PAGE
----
The Web is in crisis. Tim Berners-Lee himself is concerned about the “downward plunge to a dysfunctional future.” Facebook leaks our personal data and gets hacked. Slack is slick, but expensive and designed around work.

The alternatives aren’t much better. Email won’t die, but it also will never be anywhere near as useful as we would hope it could be. SMS would be a great alternative, if it weren’t so limited, insecure, and spammable.

Every app and website makes you sign an End User Licence Agreement you don’t read stating just how much data you’re giving them and how they have unlimited rights to use it, all so you can create an account on their system which they control. If you don’t supply a Facebook or Google account, you have to supply a password, which they are certain to mishandle at some point.

The result is that your data is scattered around the Internet in different formats, which you may or may not be able to access. You might have a paper trail if your email has receipts, but you may have deleted them.

Does it have to be this way? Do we just give up and hope for the best? Do we continue to funnel our communication through companies that only seem to care when they get caught doing something less than ethical?

What if we turned all of this around? What if we made companies come to our websites, create accounts with us, and agree to our license agreements? What if we distributed our personal data on our own terms, and even had specific terms for specific types of data?

Sound wonderful, fantastical, and impractical? Let’s see how it could work.

In today’s world, the Web works like this: you have a browser, app, or some other client that goes to a remote server and makes a request. Anyone can make a request to the server, so the only way the server knows who made the request is to use a cookie. The cookie gets stored by the browser the first time the website is loaded, then gets sent back to the server whenever subsequent requests are made.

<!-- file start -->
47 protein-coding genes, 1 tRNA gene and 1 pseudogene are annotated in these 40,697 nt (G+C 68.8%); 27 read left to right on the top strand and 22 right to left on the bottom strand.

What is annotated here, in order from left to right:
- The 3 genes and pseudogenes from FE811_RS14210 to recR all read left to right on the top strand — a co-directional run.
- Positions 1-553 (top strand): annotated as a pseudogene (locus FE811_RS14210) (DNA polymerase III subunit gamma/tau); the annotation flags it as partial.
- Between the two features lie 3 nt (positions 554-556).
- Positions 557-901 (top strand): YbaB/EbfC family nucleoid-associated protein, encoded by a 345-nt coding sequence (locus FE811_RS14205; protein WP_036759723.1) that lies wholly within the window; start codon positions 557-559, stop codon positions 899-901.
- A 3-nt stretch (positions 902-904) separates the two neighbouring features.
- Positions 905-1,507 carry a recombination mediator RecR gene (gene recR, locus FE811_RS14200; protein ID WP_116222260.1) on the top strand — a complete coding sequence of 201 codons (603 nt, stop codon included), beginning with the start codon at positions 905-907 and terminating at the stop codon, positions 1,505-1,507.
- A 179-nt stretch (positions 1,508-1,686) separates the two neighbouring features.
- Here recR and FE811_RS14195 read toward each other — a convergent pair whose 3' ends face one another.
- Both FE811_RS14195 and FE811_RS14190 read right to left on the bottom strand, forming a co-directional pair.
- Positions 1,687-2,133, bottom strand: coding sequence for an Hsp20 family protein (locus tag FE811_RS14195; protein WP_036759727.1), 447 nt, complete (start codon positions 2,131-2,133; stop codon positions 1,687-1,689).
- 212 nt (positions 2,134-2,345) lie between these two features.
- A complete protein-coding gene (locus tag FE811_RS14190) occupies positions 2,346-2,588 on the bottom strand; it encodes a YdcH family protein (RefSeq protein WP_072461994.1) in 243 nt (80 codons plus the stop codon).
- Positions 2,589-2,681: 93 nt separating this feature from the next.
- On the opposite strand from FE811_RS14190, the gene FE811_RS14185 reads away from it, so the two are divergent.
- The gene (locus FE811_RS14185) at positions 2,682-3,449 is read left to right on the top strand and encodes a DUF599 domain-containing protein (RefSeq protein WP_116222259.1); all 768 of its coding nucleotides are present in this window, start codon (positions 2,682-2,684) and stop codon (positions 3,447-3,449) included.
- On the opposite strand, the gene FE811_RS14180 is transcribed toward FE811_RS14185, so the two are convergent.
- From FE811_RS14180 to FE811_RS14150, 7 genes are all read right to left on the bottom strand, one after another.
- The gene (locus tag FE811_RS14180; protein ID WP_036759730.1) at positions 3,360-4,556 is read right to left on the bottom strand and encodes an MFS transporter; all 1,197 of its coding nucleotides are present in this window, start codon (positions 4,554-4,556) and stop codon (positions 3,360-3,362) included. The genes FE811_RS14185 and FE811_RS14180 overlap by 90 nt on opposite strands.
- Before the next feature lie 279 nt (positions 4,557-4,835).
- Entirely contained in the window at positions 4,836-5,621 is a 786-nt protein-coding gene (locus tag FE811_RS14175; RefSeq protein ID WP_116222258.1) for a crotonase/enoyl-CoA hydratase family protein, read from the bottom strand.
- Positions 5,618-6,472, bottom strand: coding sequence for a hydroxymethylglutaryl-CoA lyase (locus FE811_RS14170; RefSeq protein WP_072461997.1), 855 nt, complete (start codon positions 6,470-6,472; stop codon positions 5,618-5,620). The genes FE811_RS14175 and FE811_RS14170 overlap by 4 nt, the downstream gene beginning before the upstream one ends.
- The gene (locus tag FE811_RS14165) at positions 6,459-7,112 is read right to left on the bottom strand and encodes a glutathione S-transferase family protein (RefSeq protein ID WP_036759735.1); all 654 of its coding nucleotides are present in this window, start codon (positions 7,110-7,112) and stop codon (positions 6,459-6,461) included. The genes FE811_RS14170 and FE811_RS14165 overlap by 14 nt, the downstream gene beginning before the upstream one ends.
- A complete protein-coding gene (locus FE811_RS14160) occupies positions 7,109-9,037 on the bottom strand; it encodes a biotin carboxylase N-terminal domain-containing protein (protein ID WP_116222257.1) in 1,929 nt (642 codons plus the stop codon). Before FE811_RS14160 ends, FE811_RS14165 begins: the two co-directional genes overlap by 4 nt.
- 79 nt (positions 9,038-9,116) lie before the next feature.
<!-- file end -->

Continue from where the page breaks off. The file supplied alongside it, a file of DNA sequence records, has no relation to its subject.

Using cookies to identify users made sense for the time since web servers, overall computing power, and bandwidth were all much more expensive. However, the security implications of cookies have been decried for a long time now. Although modern browsers have implemented safeguards like same-origin policy to reduce the security risks, the overall design of cookie-based sessions hasn’t changed much.

This client-server model has been the norm for over two decades now. But what if we added another piece into the model? The client would connect to this additional piece and use it to control everything. This could be known as a “channel.” So the new model would be client-channel-server.

How then would adding this “channel” make anything better than what we currently have? The previous model assumed a stateless connection between the client and the server. That is, the client connects to the server, the server sends back the requested information, then the connection ends. No new connection is made back to the server until the client initiates one. (Note: while there is now a way of having the server push information back to the client, it’s limited and still relies on client-side coordination to actually receive the messages.)